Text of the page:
President Barack Obama and Mitt Romney will face off Tuesday, after making their final, plea to voters in late night rallies attended by fervent supporters.
Democrat Obama, 51, leads his Republican foe by a whisker heading into polling day as he seeks to defy historical precedent that suggests incumbent presidents fail to win a second four-year term at times of high unemployment.
Romney, 65, a former Massachusetts governor blasted by critics as a rich plutocrat indifferent to middle class pain, would make history as the first Mormon president and promises to ignite economic growth and job creation.
"Tomorrow, from the granite of New Hampshire to the Rockies of Colorado, from the coastlines of Florida, to Virginia's rolling hills, from the valleys of Ohio to these Iowa fields, we will keep America moving forward," Obama said.
As he spoke in Iowa, the state that first nurtured his White House dreams in 2008, a single tear rolled down the president's face as he wrapped up what was – win or lose – his last-ever campaign event.
Romney put an exclamation mark on his campaign with his own, rowdy late night rally, at a sports arena in New Hampshire, capping the most expensive campaign season in US history, which cost $6 billion.
"Tomorrow is a moment to look into the future and imagine what we can do, to put that past four years behind us and build a new future," Romney said.
"Walk with me. Tomorrow, we begin a new tomorrow."
Voters are not solely picking a president for the next four years on Tuesday.
They will also cast judgment on a third of the Democratic-led Senate and the entire Republican-run House of Representatives. But with neither chamber expected to change hands, the current political gridlock will likely linger.
In a quaint slice of Americana, the people of the hamlet of Dixville Notch, in northern New Hampshire, played their traditional roll of casting the first votes in the election as the clock struck midnight.
And in a possible precursor of the tight race to come, Obama and Romney were tied at five votes, a historic first.
A dispiriting, negative, White House race, so different from Obama's euphoric change crusade of 2008, produced the election both sides expected – a down-to-the wire scrap for thin victory margins in a clutch of swing states.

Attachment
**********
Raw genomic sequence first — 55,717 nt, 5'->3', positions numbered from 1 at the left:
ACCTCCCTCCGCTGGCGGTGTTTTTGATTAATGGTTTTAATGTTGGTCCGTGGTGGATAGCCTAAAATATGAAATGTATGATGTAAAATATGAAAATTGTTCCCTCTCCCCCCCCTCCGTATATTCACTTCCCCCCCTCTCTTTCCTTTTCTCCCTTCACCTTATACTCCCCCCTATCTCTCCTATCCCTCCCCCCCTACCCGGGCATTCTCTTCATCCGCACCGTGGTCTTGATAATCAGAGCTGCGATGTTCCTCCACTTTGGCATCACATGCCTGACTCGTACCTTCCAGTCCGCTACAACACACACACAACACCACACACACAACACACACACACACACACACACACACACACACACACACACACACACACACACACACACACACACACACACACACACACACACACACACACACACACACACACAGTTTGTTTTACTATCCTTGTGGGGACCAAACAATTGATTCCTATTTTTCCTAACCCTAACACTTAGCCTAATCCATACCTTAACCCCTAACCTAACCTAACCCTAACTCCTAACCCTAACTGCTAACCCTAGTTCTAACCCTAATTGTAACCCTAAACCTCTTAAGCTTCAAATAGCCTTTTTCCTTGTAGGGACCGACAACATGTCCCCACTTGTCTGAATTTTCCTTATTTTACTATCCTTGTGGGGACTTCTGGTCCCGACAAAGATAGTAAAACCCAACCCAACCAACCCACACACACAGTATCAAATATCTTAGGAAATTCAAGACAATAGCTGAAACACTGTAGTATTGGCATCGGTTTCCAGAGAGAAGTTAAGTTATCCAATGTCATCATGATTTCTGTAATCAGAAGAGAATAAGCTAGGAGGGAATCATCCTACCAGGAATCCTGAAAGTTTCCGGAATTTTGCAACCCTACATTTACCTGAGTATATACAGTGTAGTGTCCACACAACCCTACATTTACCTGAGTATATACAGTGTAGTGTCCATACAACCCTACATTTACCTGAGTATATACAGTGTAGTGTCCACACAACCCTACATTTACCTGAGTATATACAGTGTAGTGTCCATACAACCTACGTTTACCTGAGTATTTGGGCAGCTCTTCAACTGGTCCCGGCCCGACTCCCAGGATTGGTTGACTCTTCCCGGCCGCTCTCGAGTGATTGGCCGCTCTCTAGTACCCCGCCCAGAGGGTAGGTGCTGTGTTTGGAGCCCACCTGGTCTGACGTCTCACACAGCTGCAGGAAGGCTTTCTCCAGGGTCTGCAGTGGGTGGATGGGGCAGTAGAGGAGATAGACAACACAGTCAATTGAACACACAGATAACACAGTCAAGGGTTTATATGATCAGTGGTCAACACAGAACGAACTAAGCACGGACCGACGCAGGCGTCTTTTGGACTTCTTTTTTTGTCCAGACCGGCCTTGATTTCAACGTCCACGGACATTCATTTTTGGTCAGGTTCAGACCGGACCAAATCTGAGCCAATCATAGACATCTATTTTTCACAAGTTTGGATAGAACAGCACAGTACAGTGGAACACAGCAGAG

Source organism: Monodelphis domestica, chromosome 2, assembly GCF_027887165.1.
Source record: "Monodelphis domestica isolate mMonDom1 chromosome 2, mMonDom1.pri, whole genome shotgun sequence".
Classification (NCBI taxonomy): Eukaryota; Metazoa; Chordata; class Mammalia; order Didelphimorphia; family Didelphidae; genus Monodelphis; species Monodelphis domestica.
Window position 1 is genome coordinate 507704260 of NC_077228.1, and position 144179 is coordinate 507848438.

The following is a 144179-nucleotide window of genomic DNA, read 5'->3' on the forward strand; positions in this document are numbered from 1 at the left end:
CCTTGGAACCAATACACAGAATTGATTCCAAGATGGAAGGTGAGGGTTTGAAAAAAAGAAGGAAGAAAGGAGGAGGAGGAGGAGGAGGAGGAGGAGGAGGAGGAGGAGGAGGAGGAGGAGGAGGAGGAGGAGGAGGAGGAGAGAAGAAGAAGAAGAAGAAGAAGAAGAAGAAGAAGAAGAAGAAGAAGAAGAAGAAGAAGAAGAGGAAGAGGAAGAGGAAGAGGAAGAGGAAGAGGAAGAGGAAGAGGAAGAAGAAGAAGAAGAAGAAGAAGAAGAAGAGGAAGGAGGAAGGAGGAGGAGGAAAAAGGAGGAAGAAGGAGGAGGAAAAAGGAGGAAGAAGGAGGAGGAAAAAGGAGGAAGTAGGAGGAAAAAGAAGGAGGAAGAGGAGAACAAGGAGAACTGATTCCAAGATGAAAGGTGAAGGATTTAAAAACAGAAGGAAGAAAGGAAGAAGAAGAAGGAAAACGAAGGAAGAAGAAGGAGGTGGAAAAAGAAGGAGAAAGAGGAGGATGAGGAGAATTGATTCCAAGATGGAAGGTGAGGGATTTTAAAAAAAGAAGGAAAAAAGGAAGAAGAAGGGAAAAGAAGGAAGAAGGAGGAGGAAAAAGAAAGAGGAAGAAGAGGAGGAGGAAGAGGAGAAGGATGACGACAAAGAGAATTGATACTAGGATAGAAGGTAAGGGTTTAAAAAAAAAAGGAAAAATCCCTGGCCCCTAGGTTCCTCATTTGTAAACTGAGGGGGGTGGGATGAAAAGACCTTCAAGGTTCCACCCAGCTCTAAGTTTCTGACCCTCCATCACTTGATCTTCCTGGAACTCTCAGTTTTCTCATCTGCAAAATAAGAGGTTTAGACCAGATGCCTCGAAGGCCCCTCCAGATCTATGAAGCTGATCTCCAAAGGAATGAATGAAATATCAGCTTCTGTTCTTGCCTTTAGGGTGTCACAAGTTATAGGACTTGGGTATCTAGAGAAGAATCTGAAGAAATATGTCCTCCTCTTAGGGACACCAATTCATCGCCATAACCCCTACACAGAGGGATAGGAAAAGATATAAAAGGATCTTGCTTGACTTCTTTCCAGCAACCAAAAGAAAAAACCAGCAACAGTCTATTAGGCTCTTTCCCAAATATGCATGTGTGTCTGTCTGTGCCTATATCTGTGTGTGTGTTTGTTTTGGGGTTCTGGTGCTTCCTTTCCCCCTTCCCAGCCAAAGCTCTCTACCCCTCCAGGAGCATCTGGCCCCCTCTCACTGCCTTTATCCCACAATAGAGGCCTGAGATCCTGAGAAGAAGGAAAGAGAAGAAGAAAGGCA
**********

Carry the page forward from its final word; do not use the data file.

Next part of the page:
Obama, America's first African American president, on Tuesday led by the slimmest of margins in averages of national polls, which measure the likely popular vote, possibly helped by his leadership during superstorm Sandy.
The president's polling leads in battleground states also stirred a quiet confidence in his campaign team.
Romney aides, however, predicted a surge of enthusiasm for the Republican would confound state polls, which they said overestimated the likely Democratic turnout and did not register the undercurrent of antipathy for Obama.
The central message of Obama's campaign has been that he saved America from a second Great Depression after the economy was on the brink of collapse when he took over from president George W. Bush in 2009.
He claims credit for ending the war in Iraq, saving the US auto industry, killing Osama bin Laden, offering almost every American health insurance, and passing the most sweeping Wall Street reform in decades.
Striking a populist theme, Obama said he would not rest until every American got a "fair shot" in an economy not controlled by the rich, and with a negative advertising barrage sought to disqualify Romney as a potential president.
Romney sought to mine frustration with the slow pace of economic recovery and argued that the president was out of ideas and had no clue how to create jobs, with unemployment at 7.9 per cent and millions out of work.
No president since World War II has been elected with the unemployment rate above 7.4 per cent, and Obama is hoping to avoid the fate of a host of European leaders who paid for the economic crisis with their jobs.
It appears that the US economy, the top issue in voters' minds, is neither so bad that Obama is inevitably doomed, nor so good that the president is safe, leading to a nervous night on Tuesday as results come in.
US elections are not directly decided by the popular vote, but require candidates to pile up a majority – 270 – of 538 electoral votes from the 50 states and Washington, DC, calculated indirectly on the basis of population.
A candidate can therefore win the nationwide popular vote and still be deprived of the presidency by falling short in the Electoral College.
Obama seems to be clinging on to a last line of defense in the Midwestern states of Ohio, Wisconsin and Iowa, which would, in conjunction with safe Democratic states, guarantee him re-election.
In poll averages calculated by the RealClearPolitics website, Obama led in Iowa (by 2.4 per cent), Ohio (2.9 per cent), Wisconsin (4.2 per cent), Virginia (0.3 per cent), New Hampshire (2.0 per cent), and Colorado (1.5 per cent).
Romney led by 1.5 per cent in the biggest swing state, Florida, and in North Carolina, which Obama won by just three per cent, or 14,000 votes, in 2008.
Voters will also weigh in on more than 170 state-wide ballots for everything from gay marriage to marijuana and abortion to electoral maps.
Florida will vote on banning funding for abortions or insurance covering the service, while Maine could legalize same-sex marriage. Three states – Oregon, Washington and Colorado – will vote on totally legalizing marijuana.